Reviews: Deus Ex Mankind Divided

The Witcher III: Part II

It may just be a product of me playing too many western RP Gs at once, but theyíre starting to merge into one another. In the case of Deus Ex sequel Mankind Divided, the protagonist is a grizzled, scarred, bearded guy with a sardonic wit and a permanent scowl that hides a heart of gold; someone despised by society and regarded as a freak, but who also happens to be a superpowered fighter whom everyone confides in as soon as they need his help. I`ve basically just described Geralt.

The premise of Deus Ex: Mankind Divided is that you are a cyborg agent, investigating a spate of bombings across a future version of Prague. I had some issues with the story, in that the protagonist, Adam Jensen, doesnít seem particularly invested in the case beyond it being his job to stop terrorists. This is evidenced by the ending, where you are guided into the game's final (and only) boss fight. The only variables to this finale is whether youíve managed to stop him killing some more people off screen. Considering said villain is leading a cyborg rebellion, and you yourself might have a vested interest in it by being a cyborg, itís odd and un-Deus Ex-ish that there's no option to sympathise with his cause more. We are given an unfinished, chopped down story that hints at a lot of significant locations and ideas that we never end up seeing. The previous game ended with you simply picking which final cutscene you wanted to view, but this is somehow even worse for not tying off the story properly, and without any real role playing.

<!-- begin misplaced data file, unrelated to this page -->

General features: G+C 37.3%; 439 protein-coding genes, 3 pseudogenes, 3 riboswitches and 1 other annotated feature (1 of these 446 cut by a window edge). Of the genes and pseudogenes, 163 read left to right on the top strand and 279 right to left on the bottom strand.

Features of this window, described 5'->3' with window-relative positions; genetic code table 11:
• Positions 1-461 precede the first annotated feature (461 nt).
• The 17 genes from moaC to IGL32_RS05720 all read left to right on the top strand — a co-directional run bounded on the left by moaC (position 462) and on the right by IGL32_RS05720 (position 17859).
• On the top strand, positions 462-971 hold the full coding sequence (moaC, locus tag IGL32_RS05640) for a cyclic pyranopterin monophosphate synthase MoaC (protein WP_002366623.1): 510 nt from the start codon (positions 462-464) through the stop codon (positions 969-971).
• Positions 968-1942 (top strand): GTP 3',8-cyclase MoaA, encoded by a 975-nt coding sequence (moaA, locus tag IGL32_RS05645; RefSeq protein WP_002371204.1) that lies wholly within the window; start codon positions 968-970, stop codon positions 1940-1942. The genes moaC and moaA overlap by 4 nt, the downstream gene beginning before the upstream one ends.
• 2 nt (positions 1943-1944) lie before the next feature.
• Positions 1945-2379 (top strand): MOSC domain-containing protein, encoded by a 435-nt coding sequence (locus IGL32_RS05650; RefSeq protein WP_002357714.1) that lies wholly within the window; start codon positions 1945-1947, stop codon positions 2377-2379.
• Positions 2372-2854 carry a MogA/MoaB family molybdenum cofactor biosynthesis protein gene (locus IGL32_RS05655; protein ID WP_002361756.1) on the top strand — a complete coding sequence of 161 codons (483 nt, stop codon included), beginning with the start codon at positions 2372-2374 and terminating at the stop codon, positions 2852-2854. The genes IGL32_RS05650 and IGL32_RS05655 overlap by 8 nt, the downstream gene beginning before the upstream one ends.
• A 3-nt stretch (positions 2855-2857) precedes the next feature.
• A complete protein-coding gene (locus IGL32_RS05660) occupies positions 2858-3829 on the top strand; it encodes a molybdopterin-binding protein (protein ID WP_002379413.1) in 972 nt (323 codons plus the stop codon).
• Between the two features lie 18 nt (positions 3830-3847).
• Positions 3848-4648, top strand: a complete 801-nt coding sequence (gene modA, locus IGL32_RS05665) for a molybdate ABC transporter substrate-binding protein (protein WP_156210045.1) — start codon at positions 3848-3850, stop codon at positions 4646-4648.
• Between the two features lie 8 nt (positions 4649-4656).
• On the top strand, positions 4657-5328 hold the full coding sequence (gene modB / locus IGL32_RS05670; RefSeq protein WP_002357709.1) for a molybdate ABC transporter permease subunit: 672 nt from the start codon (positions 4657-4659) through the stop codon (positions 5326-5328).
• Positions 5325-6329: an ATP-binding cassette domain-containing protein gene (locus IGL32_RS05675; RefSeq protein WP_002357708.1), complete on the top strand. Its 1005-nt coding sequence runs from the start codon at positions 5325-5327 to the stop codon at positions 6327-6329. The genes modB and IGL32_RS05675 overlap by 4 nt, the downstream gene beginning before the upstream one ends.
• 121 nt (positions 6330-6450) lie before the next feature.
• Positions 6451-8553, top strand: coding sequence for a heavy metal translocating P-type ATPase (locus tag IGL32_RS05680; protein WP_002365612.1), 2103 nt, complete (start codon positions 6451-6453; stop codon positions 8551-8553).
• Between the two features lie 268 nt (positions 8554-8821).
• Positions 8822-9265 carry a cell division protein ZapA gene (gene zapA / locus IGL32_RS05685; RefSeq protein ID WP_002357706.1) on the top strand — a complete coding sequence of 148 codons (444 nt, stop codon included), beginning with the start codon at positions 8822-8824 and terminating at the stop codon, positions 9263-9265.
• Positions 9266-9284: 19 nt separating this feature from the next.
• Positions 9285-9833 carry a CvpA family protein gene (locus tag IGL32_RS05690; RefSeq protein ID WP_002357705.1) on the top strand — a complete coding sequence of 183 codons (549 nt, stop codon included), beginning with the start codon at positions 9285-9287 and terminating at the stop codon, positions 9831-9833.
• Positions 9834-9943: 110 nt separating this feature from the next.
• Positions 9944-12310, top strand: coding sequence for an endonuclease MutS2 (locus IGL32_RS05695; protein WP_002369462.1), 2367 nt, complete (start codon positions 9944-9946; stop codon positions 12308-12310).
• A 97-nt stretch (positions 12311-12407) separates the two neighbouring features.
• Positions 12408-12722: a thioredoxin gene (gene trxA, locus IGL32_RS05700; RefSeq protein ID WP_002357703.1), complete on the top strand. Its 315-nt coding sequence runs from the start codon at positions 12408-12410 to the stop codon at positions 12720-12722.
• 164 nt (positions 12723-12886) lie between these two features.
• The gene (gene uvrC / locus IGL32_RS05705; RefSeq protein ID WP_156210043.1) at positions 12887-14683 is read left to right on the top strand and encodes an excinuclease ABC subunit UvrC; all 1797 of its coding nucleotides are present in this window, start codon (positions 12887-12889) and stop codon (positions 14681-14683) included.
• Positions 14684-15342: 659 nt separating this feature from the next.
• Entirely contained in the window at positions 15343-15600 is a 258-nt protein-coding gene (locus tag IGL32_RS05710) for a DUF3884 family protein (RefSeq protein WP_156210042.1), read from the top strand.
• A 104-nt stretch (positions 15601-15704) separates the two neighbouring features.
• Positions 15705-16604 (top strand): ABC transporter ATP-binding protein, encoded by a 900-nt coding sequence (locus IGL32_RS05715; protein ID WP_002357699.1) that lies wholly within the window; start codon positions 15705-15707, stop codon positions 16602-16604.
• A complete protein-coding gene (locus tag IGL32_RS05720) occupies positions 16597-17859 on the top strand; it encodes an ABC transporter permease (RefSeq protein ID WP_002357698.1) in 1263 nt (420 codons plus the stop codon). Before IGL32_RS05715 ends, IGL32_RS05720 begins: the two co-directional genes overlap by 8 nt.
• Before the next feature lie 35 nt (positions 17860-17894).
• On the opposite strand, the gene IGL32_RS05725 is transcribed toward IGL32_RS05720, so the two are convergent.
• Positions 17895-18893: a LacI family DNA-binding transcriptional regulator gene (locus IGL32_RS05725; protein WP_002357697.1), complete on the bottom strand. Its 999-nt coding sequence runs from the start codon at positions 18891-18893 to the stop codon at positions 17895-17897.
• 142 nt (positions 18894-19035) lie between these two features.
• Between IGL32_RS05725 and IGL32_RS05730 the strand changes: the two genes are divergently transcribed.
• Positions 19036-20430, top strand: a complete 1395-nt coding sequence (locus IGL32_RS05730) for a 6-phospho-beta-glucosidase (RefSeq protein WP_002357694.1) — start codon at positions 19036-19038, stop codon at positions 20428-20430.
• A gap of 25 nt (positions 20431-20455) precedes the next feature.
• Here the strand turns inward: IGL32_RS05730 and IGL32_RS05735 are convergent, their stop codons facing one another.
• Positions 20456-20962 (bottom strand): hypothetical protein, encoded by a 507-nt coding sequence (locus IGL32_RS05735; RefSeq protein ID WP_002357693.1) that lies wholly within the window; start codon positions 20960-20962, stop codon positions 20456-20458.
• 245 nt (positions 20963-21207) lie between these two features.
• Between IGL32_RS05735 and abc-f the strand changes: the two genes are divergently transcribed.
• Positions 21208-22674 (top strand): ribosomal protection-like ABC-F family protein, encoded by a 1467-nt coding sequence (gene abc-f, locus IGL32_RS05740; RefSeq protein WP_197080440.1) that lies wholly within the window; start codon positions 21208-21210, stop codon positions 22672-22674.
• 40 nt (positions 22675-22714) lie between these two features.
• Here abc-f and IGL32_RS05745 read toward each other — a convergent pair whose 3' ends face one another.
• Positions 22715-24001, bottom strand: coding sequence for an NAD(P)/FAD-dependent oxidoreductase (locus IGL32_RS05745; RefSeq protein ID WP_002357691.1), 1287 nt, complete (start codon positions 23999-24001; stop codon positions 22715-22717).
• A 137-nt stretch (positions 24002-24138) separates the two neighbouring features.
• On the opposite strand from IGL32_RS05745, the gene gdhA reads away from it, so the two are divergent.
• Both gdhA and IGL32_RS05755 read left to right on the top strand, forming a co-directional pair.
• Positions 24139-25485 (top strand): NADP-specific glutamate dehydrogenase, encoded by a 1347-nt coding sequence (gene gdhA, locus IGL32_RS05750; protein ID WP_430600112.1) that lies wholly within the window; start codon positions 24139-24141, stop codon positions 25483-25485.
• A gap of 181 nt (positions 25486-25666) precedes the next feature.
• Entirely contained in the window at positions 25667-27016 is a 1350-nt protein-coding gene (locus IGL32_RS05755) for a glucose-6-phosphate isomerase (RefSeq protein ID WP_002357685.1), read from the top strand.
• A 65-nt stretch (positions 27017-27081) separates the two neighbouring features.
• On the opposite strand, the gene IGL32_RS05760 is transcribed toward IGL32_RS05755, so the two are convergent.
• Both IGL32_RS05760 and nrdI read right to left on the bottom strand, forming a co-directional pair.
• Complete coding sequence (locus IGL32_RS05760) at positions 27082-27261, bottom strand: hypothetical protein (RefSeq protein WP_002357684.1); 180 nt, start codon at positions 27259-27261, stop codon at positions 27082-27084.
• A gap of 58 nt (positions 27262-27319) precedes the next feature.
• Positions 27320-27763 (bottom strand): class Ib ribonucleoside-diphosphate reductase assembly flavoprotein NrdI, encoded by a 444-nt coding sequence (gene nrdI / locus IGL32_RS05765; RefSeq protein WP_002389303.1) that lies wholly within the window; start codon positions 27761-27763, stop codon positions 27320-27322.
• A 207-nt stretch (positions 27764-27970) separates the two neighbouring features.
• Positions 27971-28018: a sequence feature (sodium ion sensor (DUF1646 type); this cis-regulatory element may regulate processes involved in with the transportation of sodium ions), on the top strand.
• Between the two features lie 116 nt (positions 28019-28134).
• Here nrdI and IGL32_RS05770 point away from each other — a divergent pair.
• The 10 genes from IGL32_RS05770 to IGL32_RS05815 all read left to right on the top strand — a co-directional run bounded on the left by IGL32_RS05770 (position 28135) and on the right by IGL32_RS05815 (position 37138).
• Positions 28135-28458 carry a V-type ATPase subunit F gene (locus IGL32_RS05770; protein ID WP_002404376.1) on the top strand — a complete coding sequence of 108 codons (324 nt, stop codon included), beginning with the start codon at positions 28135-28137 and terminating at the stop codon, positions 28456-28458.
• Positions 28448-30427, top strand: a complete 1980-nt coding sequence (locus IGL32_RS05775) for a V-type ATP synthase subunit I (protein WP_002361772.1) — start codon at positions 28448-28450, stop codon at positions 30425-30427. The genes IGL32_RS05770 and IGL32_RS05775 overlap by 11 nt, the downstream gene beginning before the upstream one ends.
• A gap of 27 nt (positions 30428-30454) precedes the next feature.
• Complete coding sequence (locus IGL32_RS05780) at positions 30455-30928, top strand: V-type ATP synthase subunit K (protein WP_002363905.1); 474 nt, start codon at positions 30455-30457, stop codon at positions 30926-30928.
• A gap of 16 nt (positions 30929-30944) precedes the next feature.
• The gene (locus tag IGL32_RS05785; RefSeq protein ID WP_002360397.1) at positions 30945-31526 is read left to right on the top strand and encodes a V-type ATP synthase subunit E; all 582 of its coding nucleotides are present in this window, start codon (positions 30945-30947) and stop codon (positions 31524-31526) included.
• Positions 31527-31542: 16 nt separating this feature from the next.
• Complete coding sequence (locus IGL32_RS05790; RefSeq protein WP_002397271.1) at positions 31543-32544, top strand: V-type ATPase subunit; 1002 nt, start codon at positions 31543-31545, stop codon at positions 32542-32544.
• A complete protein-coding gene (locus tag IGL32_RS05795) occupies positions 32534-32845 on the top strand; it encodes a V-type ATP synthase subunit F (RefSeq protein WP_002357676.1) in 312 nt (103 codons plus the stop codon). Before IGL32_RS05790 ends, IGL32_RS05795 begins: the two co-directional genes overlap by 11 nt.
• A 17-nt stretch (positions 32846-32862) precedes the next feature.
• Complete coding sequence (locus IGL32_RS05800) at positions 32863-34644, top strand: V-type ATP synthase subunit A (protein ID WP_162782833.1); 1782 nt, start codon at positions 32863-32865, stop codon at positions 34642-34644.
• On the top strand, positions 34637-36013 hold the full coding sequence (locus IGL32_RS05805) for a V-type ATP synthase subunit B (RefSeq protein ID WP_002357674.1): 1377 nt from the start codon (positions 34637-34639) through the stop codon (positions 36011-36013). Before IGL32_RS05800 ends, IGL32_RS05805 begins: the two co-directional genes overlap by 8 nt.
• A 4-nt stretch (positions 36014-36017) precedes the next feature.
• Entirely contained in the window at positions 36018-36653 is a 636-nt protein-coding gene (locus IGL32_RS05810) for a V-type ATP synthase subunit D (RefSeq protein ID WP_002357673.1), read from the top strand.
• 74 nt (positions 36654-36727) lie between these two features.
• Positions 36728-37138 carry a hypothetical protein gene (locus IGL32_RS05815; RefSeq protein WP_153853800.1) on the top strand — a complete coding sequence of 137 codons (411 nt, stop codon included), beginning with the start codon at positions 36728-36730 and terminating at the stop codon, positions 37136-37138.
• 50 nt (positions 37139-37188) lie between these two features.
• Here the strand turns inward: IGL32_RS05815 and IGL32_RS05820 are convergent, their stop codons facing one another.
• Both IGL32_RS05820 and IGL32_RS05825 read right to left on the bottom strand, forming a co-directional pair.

Story aside, I had fun exploring future Prague, which is a mercifully small and detailed location, in opposition to the standard open world game mentality of BIGGER IS BETTER. I love the aesthetics of the game, from its crumbling aug ghettos to its seedy red light districts, to its eccentric, geometric-is-the-new-black fashion. The gameplay is fun too, giving you a host of highly powerful superpowers that allow you to traverse an environment in a half dozen different ways. Again, itís a shame how the game throws tons of options at you on a mechanical level, but then stymies you with a railroaded main story.

The game also insults your intelligence by inviting you to have an opinion on this huge issue of human rights, only to present it with a black and white (so to speak) segregation parable. You watch augmented people get beaten by cops and forced into ghettos, but your character never has to worry about any of that oppression beyond the occasional rude police officer. It takes a very cautious and self-aware writer to produce a story about prejudice, and this game messes it up by lazily cribbing from modern US protests and offering nothing further to say.

This only gets a weak recommendation. I thought about recommending it Deus Ex fans, but they're traditionally supposed to hate every sequel to this franchise anyway.
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